HPV vaccine use among African American girls: Qualitative formative research using a participatory social marketing approach

Pamela C. Hull, Elizabeth A. Williams, Dineo Khabele, Candace Dean, Brea Bond, Maureen Sanderson

Research output: Contribution to journalArticlepeer-review

39 Scopus citations

Abstract

Objective To generate recommendations for framing messages to promote HPV vaccination, specifically for African American adolescents and their parents who have not yet made a decision about the vaccine (the "Undecided" market segment). Methods Focus groups and interviews were conducted with African American girls ages 11-18 (N = 34) and their mothers (N = 31), broken into market segments based on daughter's vaccination status and mother's intent to vaccinate. Results Findings suggested that the HPV vaccine should be presented to "Undecided" mothers and adolescents as a routine vaccine (just like other vaccines) that helps prevent cancer. Within the "Undecided" segment, we identified two sub-segments based on barriers to HPV vaccination and degree of reluctance. The "Undecided/Ready If Offered" segment would easily accept HPV vaccine if given the opportunity, with basic information and a healthcare provider recommendation. The "Undecided/Skeptical" segment would need more in-depth information to allay concerns about vaccine safety, mistrust of drug companies, and recommended age. Some mothers and girls had the erroneous perception that girls do not need the vaccine until they become sexually active. African American adolescents and their mothers overwhelmingly thought campaigns should target both girls and boys for HPV vaccination. In addition, campaigns and messages may need to be tailored for pre-teens (ages 9-12) versus teens (ages 13-18) and their parents. Conclusions Findings pointed to the need to "normalize" the perception of HPV vaccine as just another routine vaccine (e.g., part of pre-teen vaccine package). Findings can inform social marketing campaigns targeting Undecided or ethnically diverse families.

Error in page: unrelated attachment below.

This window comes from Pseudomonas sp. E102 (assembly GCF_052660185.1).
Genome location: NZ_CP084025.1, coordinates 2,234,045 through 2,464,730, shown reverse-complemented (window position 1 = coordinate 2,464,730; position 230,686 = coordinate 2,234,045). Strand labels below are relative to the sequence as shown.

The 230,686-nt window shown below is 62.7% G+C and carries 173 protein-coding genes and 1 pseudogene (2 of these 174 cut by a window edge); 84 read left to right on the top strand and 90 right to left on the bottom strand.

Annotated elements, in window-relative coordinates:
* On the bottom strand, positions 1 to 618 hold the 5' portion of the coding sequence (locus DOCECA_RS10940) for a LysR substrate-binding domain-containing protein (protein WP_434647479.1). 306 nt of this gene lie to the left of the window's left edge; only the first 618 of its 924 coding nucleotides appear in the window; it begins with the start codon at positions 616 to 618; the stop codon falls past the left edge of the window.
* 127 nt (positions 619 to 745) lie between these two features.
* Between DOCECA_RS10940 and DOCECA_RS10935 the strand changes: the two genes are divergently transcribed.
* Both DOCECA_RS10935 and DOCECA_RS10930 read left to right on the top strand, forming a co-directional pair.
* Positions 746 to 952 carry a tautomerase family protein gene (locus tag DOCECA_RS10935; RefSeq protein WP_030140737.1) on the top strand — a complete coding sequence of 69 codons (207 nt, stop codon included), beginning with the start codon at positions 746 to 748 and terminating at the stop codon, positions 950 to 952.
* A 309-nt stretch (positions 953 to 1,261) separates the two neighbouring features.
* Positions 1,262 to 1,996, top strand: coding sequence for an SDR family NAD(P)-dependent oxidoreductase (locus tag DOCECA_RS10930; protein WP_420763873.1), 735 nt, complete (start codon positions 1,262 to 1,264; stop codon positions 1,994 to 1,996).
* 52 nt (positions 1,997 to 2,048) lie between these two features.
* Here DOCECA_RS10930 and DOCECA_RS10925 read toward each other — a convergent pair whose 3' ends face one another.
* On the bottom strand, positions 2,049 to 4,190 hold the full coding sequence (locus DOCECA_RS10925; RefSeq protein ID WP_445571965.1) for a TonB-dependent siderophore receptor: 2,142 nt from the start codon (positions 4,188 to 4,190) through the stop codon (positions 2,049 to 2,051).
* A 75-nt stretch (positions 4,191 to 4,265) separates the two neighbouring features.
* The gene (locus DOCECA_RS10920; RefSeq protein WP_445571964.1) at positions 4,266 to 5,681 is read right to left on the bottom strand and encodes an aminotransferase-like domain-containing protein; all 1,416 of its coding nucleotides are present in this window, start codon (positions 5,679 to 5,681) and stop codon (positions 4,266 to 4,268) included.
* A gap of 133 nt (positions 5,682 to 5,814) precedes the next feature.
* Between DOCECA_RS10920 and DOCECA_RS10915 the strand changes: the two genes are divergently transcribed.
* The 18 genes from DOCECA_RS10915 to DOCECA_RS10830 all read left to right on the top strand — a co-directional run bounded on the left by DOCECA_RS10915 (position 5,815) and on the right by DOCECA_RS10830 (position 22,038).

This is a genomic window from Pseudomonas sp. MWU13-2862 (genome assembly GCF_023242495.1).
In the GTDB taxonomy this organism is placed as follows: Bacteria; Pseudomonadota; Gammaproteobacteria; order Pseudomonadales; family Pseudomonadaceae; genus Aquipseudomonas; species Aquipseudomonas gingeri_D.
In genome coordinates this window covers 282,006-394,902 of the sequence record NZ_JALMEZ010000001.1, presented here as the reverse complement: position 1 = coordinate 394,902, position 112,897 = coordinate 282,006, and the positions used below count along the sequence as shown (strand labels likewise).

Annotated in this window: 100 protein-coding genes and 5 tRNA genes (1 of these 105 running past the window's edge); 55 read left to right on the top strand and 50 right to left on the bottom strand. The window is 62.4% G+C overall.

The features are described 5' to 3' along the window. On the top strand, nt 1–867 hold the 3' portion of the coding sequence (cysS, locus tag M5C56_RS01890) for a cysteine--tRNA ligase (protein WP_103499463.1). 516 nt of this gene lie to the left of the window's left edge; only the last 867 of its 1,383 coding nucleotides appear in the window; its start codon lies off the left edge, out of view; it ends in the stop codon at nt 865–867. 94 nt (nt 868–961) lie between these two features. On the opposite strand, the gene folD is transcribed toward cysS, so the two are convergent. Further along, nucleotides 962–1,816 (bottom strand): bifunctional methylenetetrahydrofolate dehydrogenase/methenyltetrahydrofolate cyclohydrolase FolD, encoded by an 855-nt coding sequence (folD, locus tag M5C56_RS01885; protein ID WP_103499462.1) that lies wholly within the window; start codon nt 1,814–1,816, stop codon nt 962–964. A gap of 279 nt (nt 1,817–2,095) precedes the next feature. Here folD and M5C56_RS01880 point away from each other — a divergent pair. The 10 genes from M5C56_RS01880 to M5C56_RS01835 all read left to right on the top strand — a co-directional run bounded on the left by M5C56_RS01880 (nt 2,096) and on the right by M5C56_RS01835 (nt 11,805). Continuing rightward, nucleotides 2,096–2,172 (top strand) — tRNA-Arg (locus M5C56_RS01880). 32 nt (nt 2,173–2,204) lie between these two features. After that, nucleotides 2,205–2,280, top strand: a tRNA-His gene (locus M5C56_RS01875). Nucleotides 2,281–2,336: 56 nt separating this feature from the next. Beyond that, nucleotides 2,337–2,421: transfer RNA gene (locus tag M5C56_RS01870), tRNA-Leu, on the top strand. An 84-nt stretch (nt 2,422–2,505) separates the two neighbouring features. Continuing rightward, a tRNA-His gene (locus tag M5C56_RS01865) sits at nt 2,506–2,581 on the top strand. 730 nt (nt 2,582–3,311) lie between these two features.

Original languageEnglish
Pages (from-to)S13-S20
JournalGynecologic Oncology
Volume132
Issue numberSUPPL1
DOIs
StatePublished - Mar 2014

Bibliographical note

Funding Information:
This research was supported by grants CA163072 , CA163066 and CA163069 from the National Cancer Institute, National Institutes of Health (NIH) . The ResearchMatch.org registry, sponsored by NIH grants UL1TR000445 and 1U54RR032646 , is managed by the Vanderbilt Institute for Clinical and Translational Research. The content is solely the responsibility of the authors and does not necessarily represent the official views of the NIH. We would like to thank the members of our Community Advisory Board and Teen and Parent Committee, as well as our consultant, Carol Bryant, Ph.D., for their invaluable input into the design and implementation of this study and interpretation of the findings. We also thank Minka Reed, Blaine Brown, Alma Poole, Rita Fleming, and Stephenie Chimezie for their assistance with data collection and data management. The study is associated with Cervical Cancer Free Tennessee, for which the first author (PH) serves as a Statewide Co-Chair.

Keywords

  • African Americans
  • Formative research
  • HPV vaccine
  • Social marketing

ASJC Scopus subject areas

  • Oncology
  • Obstetrics and Gynecology

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